Joseph Berg, DO: Vaccines are maybe some of the most studied things in science. They are researched and studied probably more than any other therapeutic that's on the market, any other drug or treatment, because they are so important. To bring in a vaccine to market, you even need higher standards. You need to have more people and more patients in a study. You'd have to have better standards to have a vaccine be something that we consider. So if you think about a drug, oftentimes we'll bring a drug to market and it'll be out in the world if it causes like a 2% to 3% change in some measure, right? Some very, very small improvements. Something that would be statistically significant, but maybe minorly clinically significant, right? It maybe looks good when we do a scientific study. But when you give it out to people, only a few people out of a hundred, really get a benefit for something.

It's not the same with vaccines. Oftentimes we're only going to bring a vaccine if 90 plus percentage of the people that get the vaccine prevent infection or improve severity of infection. So it's very stringent and there's lots and lots of people in this study that's also just so closely monitored after they're deployed and brought out to the world because so many people get them. We want to know like is anybody having a problem with them? So adverse events are very, very closely monitored. And then, the schedule itself is just constantly re-evaluated. Like, are we giving the right vaccines at the right times for the right people? And there's like teams of physicians for different organizations. There's a big national one that works with the CDC and the FDA to come out with the best schedule. Each individual, like the American Academy of Pediatrics, American Academy of Family Physicians, they all evaluate vaccines and they look for the most current evidence and they say, "Hey, is this the best thing to give at this time? There's a new study come out about this vaccine that maybe says that it isn't the best." So the evidence is staggering and it's all over the place. And it's all very good and positive. And it's definitely good evidence.

Caitlin Whyte: And wrapping up here, is there any other side to that? What is the evidence of potential harm or long-term side effects, if any?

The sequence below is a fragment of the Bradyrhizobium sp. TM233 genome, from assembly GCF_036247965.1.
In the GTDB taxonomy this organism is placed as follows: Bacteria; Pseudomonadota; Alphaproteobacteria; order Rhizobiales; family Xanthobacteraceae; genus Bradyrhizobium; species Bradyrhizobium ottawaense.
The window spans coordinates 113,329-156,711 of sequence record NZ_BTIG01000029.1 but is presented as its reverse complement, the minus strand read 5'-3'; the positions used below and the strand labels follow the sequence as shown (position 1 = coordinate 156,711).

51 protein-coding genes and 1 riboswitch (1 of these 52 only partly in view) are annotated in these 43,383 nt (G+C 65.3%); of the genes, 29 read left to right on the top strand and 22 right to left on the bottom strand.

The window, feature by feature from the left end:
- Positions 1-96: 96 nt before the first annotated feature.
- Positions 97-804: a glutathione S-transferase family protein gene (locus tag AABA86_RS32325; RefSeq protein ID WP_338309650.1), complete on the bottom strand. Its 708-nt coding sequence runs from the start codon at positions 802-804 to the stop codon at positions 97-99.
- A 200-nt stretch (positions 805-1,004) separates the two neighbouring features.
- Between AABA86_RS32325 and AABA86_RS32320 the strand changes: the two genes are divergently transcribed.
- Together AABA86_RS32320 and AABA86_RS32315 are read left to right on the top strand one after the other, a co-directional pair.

Joseph Berg, DO: Right. There are very few. And again, like I said, vaccines are very, very, very heavily researched and most every vaccine has just minor side effects that we've all experienced when we've gotten a vaccine, right? Soreness at the injection site, you know, a sore arm, especially after like a tetanus shot or the most recent COVID vaccine; maybe a fever, maybe a few muscle aches or a headache; maybe in a kid, he won't eat as well or won't sleep as well at that night. But after that, things are fine.

The most severe reactions are usually anaphylactic reactions. Unfortunately, some people are allergic to things in vaccines, so they could get a really terrible rash, maybe even have trouble breathing. And in those rare cases, we have good medicines to give to help improve those reactions.

But other than that, you know, there's not a lot of long-term side effects, if any, to vaccination, except for not getting that thing. Vaccines have been given out for years and they have been very closely monitored and reevaluated over and over and over again, not just by, you know, major organizations, but by the government itself. I'm sure everybody knows about VAERS, which is a Vaccine Adverse Event Reporting System. That's something that's been around for many years where any adverse event is reported to the CDC and they follow up on that and they can kind of see trends. And if a lot of people are getting certain reactions to this or that, and then they can make changes or recommend things.

So vaccines are super safe. They're super, super effective. They're very highly researched. A lot of what we do, just kind of as the last point, is very much like we said, like it's very small. Like a lot of what we do is like, "Hey, you know, we're going to give you this thing and it might help a little bit. So we're hoping it helps a lot, you know." But vaccines are one of those things where we know we give it to you and we like directly prevent death. It's a huge deal.

Caitlin Whyte: Well, Dr. Berg, thank you so much for your guidance and for clearing up common vaccines for us. You can find more about Dr. Joseph Berg and how to make an appointment with him as well as all the other Upland Hills Health Family Medicine physicians at uplandhillshealth.org.

This has been the Inspire Health Podcast from Upland Hills Health. I'm Caitlin Whyte. Be well.